5 Artists Whose Second Acts Surpassed Their First

Categories: Playbill, Pop Life

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Rocks Off has always had a soft spot for Rick Nelson. Although our oldest memory of him is probably hearing about the plane crash outside Texarkana that killed him, his band and his fiancee on New Year's Eve 1985, we're also old enough to remember actually his songs like "Hello, Mary Lou," "Lonesome Town" and "Travelin' Man" on oldies radio.

In rock and roll's early days, Nelson was probably most important as one of the music's main ambassadors to Middle America via his performances on the long-running ABC sitcom The Adventures of Ozzie and Harriet. Even Sun Records founder Sam Phillips said he thought Nelson "really got right with it."

Nelson, whose sons Gunnar and Matthew - yes, the "(Can't Live Without Your) Love and Affection" twins - bring their traveling tribute to their father to Cypress Saturday night, did something almost no other musician or pop star has been able to do: With his late-'60s/early-'70s group the Stone Canyon Band, he surpassed his earlier work, certainly in terms of critical esteem if not commercial success ("Garden Party" excepted). SCB is routinely cited alongside Buffalo Springfield, Poco and the Flying Burrito Brothers as one of the pioneers of country-rock and, much later, alternative country.

This is not an easy feat to accomplish. The musical landscape is littered with the carcasses of Electrafixion, Noel Gallagher's High Flying Birds - remember them? They released an album in October - Alter Bridge, and many others who found out the hard way that lightning rarely strikes twice, and that they're lucky enough that it struck once. Here are five artists who managed to make it past those odds.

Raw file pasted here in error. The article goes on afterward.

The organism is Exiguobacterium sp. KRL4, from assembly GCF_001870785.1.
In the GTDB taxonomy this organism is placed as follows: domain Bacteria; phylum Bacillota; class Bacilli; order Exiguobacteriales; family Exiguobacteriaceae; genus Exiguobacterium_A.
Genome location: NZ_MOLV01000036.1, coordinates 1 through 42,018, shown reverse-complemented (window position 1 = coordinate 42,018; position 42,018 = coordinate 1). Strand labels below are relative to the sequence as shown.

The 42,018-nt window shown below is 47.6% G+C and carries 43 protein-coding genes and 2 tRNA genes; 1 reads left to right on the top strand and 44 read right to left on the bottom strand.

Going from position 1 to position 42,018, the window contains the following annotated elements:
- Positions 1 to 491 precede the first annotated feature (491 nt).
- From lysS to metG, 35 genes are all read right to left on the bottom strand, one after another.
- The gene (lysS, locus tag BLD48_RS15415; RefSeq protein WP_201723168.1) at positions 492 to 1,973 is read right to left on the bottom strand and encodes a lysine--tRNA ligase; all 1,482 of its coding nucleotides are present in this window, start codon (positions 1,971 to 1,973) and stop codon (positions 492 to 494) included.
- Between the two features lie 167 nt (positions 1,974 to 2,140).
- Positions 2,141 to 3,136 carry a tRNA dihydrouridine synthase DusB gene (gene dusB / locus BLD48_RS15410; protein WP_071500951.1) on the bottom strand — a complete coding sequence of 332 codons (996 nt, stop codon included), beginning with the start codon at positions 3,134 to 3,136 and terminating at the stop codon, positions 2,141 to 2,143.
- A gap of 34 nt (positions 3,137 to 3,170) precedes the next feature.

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5. Public Image Ltd.: Rocks Off will confess to liking "Pretty Vacant" and about half of Never Mind the Bollocks, but the Sex Pistols were callow and could barely play their instruments, much more Malcolm McLaren's marketing ploy than an actual punk rock band. John Lydon's next band Public Image Ltd. was loads better, experimenting with dub and dance music while their albums maintained a steady string of snide commentary on pop mores that was much more subversive than anything the Pistols ever did. Lydon recently reassembled PiL for a string of UK shows, and we hope to God they come to the States.


4. Gwen Stefani: This was a tough call. No Doubt certainly made its mark on '90s rock, especially after lightening up on the ska and turning up the Gwen-and-Tony angst on 1995's Tragic Kingdom. (Our favorite has always been 2000 New Wave tribute Return of Saturn.) But once Stefani went solo after 2001's Rock Steady, she stumbled on a formula for hip-hop-friendly dance-pop that made her the Madonna of her generation, at least until Lady Gaga came along.


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6 comments
Chris Smith
Chris Smith

The next Down release should put Phil Anselmo on this list (Pantera / Down)

Thomas Lively
Thomas Lively

Seems to me Alex Chilton belongs here - his work with Big Star was a step above what he did with the Box Tops (although the Letter is still a classic).

MadMac
MadMac

Hello, Dave Grohl, 'cause, you know, Nirvana suuuuuuked.

bleh.
bleh.

Where the hell is The Mars Volta in this list? Lol. 

Championshipvinyl73
Championshipvinyl73

I'd submit Peter Hook and Bernard Sumner (Joy Division / New Order), Peter Gabriel (Genesis / solo), Iggy Pop (The Stooges / solo) Henry Rollins (Black Flag / Solo, writer, obligitory cop in movies), Billy Idol (Gen X / solo) and Joan Jett (Runaways / solo)

Jake
Jake

Cause  At The Drive-In was much better than TMV.

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